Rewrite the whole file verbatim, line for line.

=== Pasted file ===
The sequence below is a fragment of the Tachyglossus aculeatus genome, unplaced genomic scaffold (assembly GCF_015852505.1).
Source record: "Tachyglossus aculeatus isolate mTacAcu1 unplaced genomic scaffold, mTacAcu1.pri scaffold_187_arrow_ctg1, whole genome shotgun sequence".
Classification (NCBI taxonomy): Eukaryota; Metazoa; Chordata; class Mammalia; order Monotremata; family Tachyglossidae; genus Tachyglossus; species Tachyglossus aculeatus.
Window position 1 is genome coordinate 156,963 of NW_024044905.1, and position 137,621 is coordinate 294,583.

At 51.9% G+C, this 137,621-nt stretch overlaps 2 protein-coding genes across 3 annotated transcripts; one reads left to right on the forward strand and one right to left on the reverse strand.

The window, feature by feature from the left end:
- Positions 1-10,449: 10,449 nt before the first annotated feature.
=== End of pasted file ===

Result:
The sequence below is a fragment of the Tachyglossus aculeatus genome, unplaced genomic scaffold (assembly GCF_015852505.1).
Source record: "Tachyglossus aculeatus isolate mTacAcu1 unplaced genomic scaffold, mTacAcu1.pri scaffold_187_arrow_ctg1, whole genome shotgun sequence".
Classification (NCBI taxonomy): Eukaryota; Metazoa; Chordata; class Mammalia; order Monotremata; family Tachyglossidae; genus Tachyglossus; species Tachyglossus aculeatus.
Window position 1 is genome coordinate 156,963 of NW_024044905.1, and position 137,621 is coordinate 294,583.

At 51.9% G+C, this 137,621-nt stretch overlaps 2 protein-coding genes across 3 annotated transcripts; one reads left to right on the forward strand and one right to left on the reverse strand.

The window, feature by feature from the left end:
- Positions 1-10,449: 10,449 nt before the first annotated feature.